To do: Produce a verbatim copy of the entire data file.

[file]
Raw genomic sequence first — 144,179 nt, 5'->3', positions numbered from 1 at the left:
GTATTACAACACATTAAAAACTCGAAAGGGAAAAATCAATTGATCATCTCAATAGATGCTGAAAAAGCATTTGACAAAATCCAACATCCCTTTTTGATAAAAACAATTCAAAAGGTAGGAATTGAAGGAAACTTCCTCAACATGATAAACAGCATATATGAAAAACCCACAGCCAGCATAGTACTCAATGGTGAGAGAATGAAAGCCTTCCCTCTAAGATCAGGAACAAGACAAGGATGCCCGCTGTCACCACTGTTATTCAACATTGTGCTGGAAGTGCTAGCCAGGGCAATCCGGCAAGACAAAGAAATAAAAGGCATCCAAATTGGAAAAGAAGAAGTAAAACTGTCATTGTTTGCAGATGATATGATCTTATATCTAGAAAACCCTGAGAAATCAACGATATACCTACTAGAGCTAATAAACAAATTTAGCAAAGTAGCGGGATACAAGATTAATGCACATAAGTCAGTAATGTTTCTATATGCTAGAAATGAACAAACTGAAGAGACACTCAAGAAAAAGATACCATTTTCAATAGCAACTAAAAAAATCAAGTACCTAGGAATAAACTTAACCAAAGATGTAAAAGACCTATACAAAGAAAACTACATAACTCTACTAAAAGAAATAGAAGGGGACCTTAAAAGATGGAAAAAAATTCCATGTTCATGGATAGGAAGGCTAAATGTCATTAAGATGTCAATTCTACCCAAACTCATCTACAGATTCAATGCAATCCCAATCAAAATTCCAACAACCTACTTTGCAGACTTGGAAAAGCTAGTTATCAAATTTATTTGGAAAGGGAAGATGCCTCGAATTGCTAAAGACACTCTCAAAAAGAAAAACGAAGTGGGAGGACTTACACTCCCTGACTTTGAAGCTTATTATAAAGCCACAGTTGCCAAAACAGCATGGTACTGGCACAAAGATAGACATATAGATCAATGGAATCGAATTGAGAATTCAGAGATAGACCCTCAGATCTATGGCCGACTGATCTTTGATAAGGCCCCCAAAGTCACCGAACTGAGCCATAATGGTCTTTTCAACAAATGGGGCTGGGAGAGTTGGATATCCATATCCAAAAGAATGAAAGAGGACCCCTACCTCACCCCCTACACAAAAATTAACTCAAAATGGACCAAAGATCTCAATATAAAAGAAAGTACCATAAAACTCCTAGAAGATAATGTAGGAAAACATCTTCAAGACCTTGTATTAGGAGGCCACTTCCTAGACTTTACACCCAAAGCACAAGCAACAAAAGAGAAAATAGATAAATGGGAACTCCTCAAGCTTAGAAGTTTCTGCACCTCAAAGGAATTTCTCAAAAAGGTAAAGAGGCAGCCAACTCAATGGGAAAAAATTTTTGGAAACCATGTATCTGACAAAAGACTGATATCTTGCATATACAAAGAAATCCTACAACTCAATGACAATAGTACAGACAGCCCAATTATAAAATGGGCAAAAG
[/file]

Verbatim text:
Raw genomic sequence first — 144,179 nt, 5'->3', positions numbered from 1 at the left:
GTATTACAACACATTAAAAACTCGAAAGGGAAAAATCAATTGATCATCTCAATAGATGCTGAAAAAGCATTTGACAAAATCCAACATCCCTTTTTGATAAAAACAATTCAAAAGGTAGGAATTGAAGGAAACTTCCTCAACATGATAAACAGCATATATGAAAAACCCACAGCCAGCATAGTACTCAATGGTGAGAGAATGAAAGCCTTCCCTCTAAGATCAGGAACAAGACAAGGATGCCCGCTGTCACCACTGTTATTCAACATTGTGCTGGAAGTGCTAGCCAGGGCAATCCGGCAAGACAAAGAAATAAAAGGCATCCAAATTGGAAAAGAAGAAGTAAAACTGTCATTGTTTGCAGATGATATGATCTTATATCTAGAAAACCCTGAGAAATCAACGATATACCTACTAGAGCTAATAAACAAATTTAGCAAAGTAGCGGGATACAAGATTAATGCACATAAGTCAGTAATGTTTCTATATGCTAGAAATGAACAAACTGAAGAGACACTCAAGAAAAAGATACCATTTTCAATAGCAACTAAAAAAATCAAGTACCTAGGAATAAACTTAACCAAAGATGTAAAAGACCTATACAAAGAAAACTACATAACTCTACTAAAAGAAATAGAAGGGGACCTTAAAAGATGGAAAAAAATTCCATGTTCATGGATAGGAAGGCTAAATGTCATTAAGATGTCAATTCTACCCAAACTCATCTACAGATTCAATGCAATCCCAATCAAAATTCCAACAACCTACTTTGCAGACTTGGAAAAGCTAGTTATCAAATTTATTTGGAAAGGGAAGATGCCTCGAATTGCTAAAGACACTCTCAAAAAGAAAAACGAAGTGGGAGGACTTACACTCCCTGACTTTGAAGCTTATTATAAAGCCACAGTTGCCAAAACAGCATGGTACTGGCACAAAGATAGACATATAGATCAATGGAATCGAATTGAGAATTCAGAGATAGACCCTCAGATCTATGGCCGACTGATCTTTGATAAGGCCCCCAAAGTCACCGAACTGAGCCATAATGGTCTTTTCAACAAATGGGGCTGGGAGAGTTGGATATCCATATCCAAAAGAATGAAAGAGGACCCCTACCTCACCCCCTACACAAAAATTAACTCAAAATGGACCAAAGATCTCAATATAAAAGAAAGTACCATAAAACTCCTAGAAGATAATGTAGGAAAACATCTTCAAGACCTTGTATTAGGAGGCCACTTCCTAGACTTTACACCCAAAGCACAAGCAACAAAAGAGAAAATAGATAAATGGGAACTCCTCAAGCTTAGAAGTTTCTGCACCTCAAAGGAATTTCTCAAAAAGGTAAAGAGGCAGCCAACTCAATGGGAAAAAATTTTTGGAAACCATGTATCTGACAAAAGACTGATATCTTGCATATACAAAGAAATCCTACAACTCAATGACAATAGTACAGACAGCCCAATTATAAAATGGGCAAAAG